Pevkur also met with Ukrainian Defense Minister Oleksii Reznikov.
“I was interested in hearing from the Minister of Defence about the specifics of aid that is needed now – that will be the basis for putting together our next aid package to Ukraine. In addition, we are currently contributing towards training efforts,” he added.
— Amanda Macias
30-40% chance of a collapse in the Russian army, says retired Air Marshal
A former senior member of the British armed forces has told Sky News said there is a 30-40% chance that Russia’s armed forces could collapse and the war could be over by Christmas.
Retired RAF Air Marshal Edward Stringer, the ex-director-general of the Defence Academy and director-general of Joint Force Development, Strategic Command, told Sky’s Kay Burley he previously thought the war would go into next year, but things have changed on the ground.
Two soldiers look at the southern frontline from their position, which is 5 km from it. Soledar is a town in the Donetsk region, where it is being hammered by Russian artillery as it sits along the crucial road that leads out of besieged Severodonetsk.
Sopa Images | Lightrocket | Getty Images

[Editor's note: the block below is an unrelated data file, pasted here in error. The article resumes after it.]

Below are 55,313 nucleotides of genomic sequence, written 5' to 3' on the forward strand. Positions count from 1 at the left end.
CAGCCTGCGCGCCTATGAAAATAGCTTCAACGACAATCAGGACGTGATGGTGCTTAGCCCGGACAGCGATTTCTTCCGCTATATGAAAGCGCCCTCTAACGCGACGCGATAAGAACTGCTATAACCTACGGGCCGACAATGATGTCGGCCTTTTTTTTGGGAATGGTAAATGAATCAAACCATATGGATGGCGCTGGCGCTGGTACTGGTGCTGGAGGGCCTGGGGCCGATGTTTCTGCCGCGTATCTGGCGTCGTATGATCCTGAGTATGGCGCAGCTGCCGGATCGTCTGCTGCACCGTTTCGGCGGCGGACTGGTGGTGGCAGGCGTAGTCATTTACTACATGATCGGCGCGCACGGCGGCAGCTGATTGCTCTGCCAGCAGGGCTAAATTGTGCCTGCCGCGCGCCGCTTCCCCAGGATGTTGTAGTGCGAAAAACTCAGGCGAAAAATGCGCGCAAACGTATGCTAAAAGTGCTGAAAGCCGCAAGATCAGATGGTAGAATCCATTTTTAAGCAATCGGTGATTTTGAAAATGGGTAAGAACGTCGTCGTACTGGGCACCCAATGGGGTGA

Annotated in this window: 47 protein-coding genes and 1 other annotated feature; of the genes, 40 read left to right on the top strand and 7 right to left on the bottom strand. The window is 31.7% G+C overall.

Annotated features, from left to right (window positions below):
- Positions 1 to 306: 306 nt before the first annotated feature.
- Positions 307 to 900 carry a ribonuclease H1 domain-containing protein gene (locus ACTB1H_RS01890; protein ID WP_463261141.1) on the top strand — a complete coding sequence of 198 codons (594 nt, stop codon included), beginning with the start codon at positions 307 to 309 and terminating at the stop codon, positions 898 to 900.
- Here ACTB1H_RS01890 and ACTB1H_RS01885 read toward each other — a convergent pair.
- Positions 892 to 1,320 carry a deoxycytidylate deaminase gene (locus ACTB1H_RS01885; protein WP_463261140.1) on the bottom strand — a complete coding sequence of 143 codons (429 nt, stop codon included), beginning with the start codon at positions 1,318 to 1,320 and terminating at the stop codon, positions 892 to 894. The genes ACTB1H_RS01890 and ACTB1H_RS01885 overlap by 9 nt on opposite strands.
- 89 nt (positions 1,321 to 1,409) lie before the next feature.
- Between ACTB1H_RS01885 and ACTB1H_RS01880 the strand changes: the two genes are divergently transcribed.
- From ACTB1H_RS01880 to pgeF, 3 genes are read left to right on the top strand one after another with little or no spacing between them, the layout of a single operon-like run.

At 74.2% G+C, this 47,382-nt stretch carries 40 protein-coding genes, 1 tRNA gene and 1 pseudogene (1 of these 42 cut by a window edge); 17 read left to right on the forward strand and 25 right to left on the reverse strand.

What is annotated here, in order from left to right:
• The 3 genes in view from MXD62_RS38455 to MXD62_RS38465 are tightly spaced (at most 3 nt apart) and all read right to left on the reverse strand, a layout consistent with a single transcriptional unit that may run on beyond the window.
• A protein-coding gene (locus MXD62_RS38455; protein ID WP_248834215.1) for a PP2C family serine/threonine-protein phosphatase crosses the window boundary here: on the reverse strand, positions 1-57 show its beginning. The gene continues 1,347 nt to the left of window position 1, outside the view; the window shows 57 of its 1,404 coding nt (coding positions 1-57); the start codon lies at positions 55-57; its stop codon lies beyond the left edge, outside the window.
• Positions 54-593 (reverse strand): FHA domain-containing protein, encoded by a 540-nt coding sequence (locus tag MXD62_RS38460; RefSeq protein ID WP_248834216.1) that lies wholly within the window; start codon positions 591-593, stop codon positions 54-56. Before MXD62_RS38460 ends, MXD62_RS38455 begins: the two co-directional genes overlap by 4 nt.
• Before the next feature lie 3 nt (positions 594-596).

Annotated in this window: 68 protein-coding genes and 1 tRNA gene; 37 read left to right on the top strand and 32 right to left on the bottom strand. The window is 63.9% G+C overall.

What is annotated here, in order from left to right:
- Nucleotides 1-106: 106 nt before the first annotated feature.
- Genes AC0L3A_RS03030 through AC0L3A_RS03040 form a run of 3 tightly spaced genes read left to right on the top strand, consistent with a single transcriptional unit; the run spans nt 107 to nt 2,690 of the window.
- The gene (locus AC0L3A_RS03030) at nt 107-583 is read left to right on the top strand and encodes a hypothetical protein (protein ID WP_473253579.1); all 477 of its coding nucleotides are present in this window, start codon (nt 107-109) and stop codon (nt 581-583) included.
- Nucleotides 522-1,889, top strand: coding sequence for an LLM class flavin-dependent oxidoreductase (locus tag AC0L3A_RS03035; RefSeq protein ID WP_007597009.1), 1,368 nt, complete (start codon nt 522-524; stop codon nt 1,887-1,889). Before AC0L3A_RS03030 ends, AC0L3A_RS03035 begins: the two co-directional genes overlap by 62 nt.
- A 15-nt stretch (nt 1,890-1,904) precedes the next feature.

He said: “I do not see that the Russians will be able to rebuild their armed forces to be able to re-seize the initiative and retake the offensive again.
“And so now we are into seeing how this develops on the ground and one hopes that Zelenskyy will be in a position where he can start to negotiate favourable terms and perhaps even defeat the entire Russian invasion of his country
“Eventually all conflicts end in negotiation. One has to calibrate to what extent you have to keep channels open and to what extent you allow him (Putin) to think that he’s still part of the family of nations.
“I always thought it would go into next year. I think it is possible now, and one hates to be the person that says it will all be over by Christmas, but it is possible now that there could be a collapse in the Russian armed forces… it’s a good 30-40%, and that calls into question the future of Putin, Putinism, and the West should think very strongly now about what the world looks like post-Putin.”